Without thinking, Dick pulled the steak knife out of the wall and grabbed Snuggle Bunny. He ran full speed down the stairs and jumped in his car, dialing 911 on his cell phone.

“Sir, please slow down, I can’t understand you,” the emergency dispatcher was saying, but Dick could only repeat his sister’s address over and over, hoping at some point it would be clear enough to understand.

He drove to his sister’s, blowing through red lights, passing cars on the right, the left, and squeezing between them on the two-lane highway.

He arrived to see three patrol cars parked at wild angles in front of the house, doors still open, lights still flashing. A small crowd of neighbors had gathered at a timid distance, craning their necks to see what was going on.

He burst through the door and was corralled by a cop. “Hey — hold on!” the cop shouted. From somewhere in the house he heard his sister’s voice.

“That’s my brother!” she said. “Let him in!”

The cop released his hold and Dick ran to the sound of her voice, which seemed to be coming from the kitchen. The scene that greeted him was overwhelming and chaotic. His sister was seated on the floor next to her husband, holding a folded towel against some kind of wound to his arm. Two police officers were digging through an open first aid kit and assuring him that the ambulance was on its way.

“Nell, where’s Nell?” He shoved more police officers out of the way to look around the room. A female police officer had Nell standing on the kitchen table, and she was carefully removing the child’s blood-soaked clothes. “She’s not hurt,” she said as Dick came running over. “We need her clothes for evidence.”

Dick noticed that the kitchen table was full of plastic evidence bags, one of which held a knife drenched with blood. Beyond the table, he could just see what appeared to be a pair of bare feet — a dark line of liquid dribbling away from them. No one was administering first aid. Dick knew it was Jane, and he knew she was dead.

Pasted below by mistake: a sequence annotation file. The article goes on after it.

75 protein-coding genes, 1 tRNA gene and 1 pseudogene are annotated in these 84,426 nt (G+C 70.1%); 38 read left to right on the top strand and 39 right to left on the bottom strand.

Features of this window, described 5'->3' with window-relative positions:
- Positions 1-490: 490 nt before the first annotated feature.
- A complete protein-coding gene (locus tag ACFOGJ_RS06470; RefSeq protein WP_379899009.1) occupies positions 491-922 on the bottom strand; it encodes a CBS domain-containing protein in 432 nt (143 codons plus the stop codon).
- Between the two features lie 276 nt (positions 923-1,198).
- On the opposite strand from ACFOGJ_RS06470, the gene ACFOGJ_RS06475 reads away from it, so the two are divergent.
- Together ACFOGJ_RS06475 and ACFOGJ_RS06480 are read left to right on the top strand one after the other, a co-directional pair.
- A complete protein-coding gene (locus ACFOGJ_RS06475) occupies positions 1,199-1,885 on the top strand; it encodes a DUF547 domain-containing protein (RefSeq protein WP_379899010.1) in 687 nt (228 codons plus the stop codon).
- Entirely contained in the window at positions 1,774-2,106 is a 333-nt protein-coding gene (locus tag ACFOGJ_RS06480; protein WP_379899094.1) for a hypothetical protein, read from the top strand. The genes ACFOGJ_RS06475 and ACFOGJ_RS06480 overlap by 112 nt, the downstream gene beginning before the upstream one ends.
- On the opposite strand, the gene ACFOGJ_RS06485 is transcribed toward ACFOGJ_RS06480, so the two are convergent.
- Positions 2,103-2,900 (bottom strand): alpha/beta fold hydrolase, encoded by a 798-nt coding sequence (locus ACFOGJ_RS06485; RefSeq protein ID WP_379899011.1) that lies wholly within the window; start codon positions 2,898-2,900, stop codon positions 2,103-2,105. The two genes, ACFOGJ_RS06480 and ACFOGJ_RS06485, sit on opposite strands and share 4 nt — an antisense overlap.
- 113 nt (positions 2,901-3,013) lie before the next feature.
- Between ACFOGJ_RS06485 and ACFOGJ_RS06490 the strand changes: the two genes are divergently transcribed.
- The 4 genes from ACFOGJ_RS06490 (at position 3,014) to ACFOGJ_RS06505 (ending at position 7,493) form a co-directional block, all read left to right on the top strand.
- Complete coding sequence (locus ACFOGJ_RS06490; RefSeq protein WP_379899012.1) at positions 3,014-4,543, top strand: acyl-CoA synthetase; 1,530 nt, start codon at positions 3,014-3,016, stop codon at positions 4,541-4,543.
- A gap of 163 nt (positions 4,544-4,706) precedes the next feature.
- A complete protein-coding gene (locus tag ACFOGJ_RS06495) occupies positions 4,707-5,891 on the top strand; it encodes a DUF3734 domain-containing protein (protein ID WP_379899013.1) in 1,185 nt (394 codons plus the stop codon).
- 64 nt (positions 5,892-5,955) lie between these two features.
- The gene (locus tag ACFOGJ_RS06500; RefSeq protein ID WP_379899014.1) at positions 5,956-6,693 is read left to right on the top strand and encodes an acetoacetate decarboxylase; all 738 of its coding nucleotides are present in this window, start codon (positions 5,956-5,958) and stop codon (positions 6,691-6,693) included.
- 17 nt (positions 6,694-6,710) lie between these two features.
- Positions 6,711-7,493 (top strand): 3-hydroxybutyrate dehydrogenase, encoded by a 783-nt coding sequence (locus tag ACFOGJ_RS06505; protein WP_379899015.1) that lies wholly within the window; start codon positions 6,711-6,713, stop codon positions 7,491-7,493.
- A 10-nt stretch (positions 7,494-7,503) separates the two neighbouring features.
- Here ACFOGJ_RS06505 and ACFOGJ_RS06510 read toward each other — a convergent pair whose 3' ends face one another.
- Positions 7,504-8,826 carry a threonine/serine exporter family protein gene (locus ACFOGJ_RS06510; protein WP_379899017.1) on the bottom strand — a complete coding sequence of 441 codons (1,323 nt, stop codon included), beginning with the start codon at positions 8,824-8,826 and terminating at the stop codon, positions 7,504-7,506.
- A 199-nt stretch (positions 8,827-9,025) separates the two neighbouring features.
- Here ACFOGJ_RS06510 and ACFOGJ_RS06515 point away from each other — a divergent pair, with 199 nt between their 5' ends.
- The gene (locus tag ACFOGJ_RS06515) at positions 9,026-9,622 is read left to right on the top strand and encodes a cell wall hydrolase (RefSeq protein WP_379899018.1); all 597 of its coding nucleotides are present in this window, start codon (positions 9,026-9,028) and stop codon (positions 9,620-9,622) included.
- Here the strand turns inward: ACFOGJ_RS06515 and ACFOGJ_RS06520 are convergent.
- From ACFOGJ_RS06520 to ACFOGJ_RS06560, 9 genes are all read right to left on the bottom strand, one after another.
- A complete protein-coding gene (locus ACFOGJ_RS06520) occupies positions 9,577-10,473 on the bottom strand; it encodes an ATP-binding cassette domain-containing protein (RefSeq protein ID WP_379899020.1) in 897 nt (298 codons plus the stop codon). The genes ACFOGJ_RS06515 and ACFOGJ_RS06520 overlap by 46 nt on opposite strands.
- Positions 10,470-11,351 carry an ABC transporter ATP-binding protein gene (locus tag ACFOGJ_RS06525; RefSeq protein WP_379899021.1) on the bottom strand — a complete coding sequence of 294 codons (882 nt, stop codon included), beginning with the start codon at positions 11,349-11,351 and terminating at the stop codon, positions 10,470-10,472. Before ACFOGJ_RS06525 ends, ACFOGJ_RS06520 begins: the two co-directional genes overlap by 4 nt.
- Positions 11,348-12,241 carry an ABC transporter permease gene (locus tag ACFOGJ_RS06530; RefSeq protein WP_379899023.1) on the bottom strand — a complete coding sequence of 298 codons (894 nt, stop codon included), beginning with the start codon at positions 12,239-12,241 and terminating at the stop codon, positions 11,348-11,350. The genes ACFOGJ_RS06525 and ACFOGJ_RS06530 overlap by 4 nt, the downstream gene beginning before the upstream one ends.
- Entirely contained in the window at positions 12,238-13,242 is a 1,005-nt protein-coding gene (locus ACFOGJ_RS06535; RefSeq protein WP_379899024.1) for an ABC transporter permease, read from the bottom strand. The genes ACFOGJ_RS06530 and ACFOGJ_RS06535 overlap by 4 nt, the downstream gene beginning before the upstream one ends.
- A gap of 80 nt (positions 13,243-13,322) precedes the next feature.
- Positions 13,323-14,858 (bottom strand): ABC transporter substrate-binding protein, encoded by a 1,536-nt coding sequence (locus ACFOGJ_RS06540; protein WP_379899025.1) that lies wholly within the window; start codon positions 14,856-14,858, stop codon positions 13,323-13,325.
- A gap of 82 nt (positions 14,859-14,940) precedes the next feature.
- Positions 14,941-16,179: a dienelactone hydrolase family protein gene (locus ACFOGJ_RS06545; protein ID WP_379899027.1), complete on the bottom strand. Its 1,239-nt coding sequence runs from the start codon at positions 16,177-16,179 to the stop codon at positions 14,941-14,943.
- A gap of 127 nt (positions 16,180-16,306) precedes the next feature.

He realized that his brother in law must have confronted her in the kitchen and killed her in the struggle. And somehow, Nell had been there too.

“Daddy, daddy,” Nell was saying. “Snuggle Bunny?”

He turned to his daughter, now wrapped in a fluffy yellow blanket. He pulled Snuggle Bunny out of his pocket and his daughter squealed with delight.

His brother-in-law, the hero, was being wheeled out to the ambulance. His sister stopped him as he attempted to follow.

“I just want to thank him for protecting Nell,” he said. His sister grabbed his arm firmly, and he looked down at her fear-filled face.

“It wasn’t him,” she said.

Dick shook his head, not comprehending. “You?”

His sister sighed. “No,” she said. “He did find her breaking into our kitchen, and she did come at him with a knife. But he didn’t stab her.”

“Well, what happened?” asked Dick, as he tried to wrap his mind around the whole thing.

“It was Nell,” she whispered, her eyes glancing across the kitchen at the little girl clutching the bunny. “She somehow got the knife and stabbed Jane in the thigh, it must have hit the femoral artery. That’s why she was covered with blood.”

“Oh my God, my poor baby!” Dick cried, and he snatched his daughter up in his arms, knocking Snuggle Bunny out of her hands to the floor. She cried out in distress. For a second, before he bent down to pick up the toy, he thought he saw the fire of fury in his daughter’s eyes — and then it was gone.



Noreen Braman

Noreen Braman is the author of “Treading Water,” and is a keynote speaker & workshop facilitator.